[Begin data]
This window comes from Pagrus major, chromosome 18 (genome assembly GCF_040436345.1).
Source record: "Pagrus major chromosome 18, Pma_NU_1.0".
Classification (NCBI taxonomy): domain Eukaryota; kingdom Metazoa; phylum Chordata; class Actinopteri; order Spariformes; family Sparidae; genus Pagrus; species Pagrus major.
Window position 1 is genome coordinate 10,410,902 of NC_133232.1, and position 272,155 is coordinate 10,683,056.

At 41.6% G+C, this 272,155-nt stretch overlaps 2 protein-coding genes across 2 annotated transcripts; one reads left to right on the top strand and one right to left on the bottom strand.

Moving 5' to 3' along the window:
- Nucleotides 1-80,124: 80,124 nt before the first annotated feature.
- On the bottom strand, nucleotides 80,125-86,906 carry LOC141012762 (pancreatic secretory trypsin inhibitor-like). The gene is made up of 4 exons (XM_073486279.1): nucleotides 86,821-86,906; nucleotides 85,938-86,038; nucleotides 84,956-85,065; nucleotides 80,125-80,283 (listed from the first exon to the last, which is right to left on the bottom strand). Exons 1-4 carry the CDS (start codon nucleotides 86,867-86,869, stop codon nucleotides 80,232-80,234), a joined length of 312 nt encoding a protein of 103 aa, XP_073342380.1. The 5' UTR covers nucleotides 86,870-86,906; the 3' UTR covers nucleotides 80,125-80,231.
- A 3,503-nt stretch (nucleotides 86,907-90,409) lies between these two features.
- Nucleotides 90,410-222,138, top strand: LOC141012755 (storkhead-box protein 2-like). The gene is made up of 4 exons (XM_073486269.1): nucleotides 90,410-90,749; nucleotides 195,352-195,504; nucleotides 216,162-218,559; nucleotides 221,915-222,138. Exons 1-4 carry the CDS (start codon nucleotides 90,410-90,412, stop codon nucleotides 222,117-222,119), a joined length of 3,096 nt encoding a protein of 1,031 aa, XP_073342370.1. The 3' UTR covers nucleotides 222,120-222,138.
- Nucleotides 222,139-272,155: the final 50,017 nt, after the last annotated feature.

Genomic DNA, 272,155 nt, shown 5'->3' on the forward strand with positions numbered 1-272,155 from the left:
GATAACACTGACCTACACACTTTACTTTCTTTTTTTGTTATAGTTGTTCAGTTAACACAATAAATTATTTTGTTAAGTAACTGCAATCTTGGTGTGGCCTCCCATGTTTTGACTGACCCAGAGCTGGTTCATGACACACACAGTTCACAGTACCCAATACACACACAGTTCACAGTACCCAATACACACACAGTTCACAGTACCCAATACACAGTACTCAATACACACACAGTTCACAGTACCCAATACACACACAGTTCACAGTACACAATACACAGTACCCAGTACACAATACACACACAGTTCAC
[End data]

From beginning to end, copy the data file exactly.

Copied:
This window comes from Pagrus major, chromosome 18 (genome assembly GCF_040436345.1).
Source record: "Pagrus major chromosome 18, Pma_NU_1.0".
Classification (NCBI taxonomy): domain Eukaryota; kingdom Metazoa; phylum Chordata; class Actinopteri; order Spariformes; family Sparidae; genus Pagrus; species Pagrus major.
Window position 1 is genome coordinate 10,410,902 of NC_133232.1, and position 272,155 is coordinate 10,683,056.

At 41.6% G+C, this 272,155-nt stretch overlaps 2 protein-coding genes across 2 annotated transcripts; one reads left to right on the top strand and one right to left on the bottom strand.

Moving 5' to 3' along the window:
- Nucleotides 1-80,124: 80,124 nt before the first annotated feature.
- On the bottom strand, nucleotides 80,125-86,906 carry LOC141012762 (pancreatic secretory trypsin inhibitor-like). The gene is made up of 4 exons (XM_073486279.1): nucleotides 86,821-86,906; nucleotides 85,938-86,038; nucleotides 84,956-85,065; nucleotides 80,125-80,283 (listed from the first exon to the last, which is right to left on the bottom strand). Exons 1-4 carry the CDS (start codon nucleotides 86,867-86,869, stop codon nucleotides 80,232-80,234), a joined length of 312 nt encoding a protein of 103 aa, XP_073342380.1. The 5' UTR covers nucleotides 86,870-86,906; the 3' UTR covers nucleotides 80,125-80,231.
- A 3,503-nt stretch (nucleotides 86,907-90,409) lies between these two features.
- Nucleotides 90,410-222,138, top strand: LOC141012755 (storkhead-box protein 2-like). The gene is made up of 4 exons (XM_073486269.1): nucleotides 90,410-90,749; nucleotides 195,352-195,504; nucleotides 216,162-218,559; nucleotides 221,915-222,138. Exons 1-4 carry the CDS (start codon nucleotides 90,410-90,412, stop codon nucleotides 222,117-222,119), a joined length of 3,096 nt encoding a protein of 1,031 aa, XP_073342370.1. The 3' UTR covers nucleotides 222,120-222,138.
- Nucleotides 222,139-272,155: the final 50,017 nt, after the last annotated feature.

Genomic DNA, 272,155 nt, shown 5'->3' on the forward strand with positions numbered 1-272,155 from the left:
GATAACACTGACCTACACACTTTACTTTCTTTTTTTGTTATAGTTGTTCAGTTAACACAATAAATTATTTTGTTAAGTAACTGCAATCTTGGTGTGGCCTCCCATGTTTTGACTGACCCAGAGCTGGTTCATGACACACACAGTTCACAGTACCCAATACACACACAGTTCACAGTACCCAATACACACACAGTTCACAGTACCCAATACACAGTACTCAATACACACACAGTTCACAGTACCCAATACACACACAGTTCACAGTACACAATACACAGTACCCAGTACACAATACACACACAGTTCAC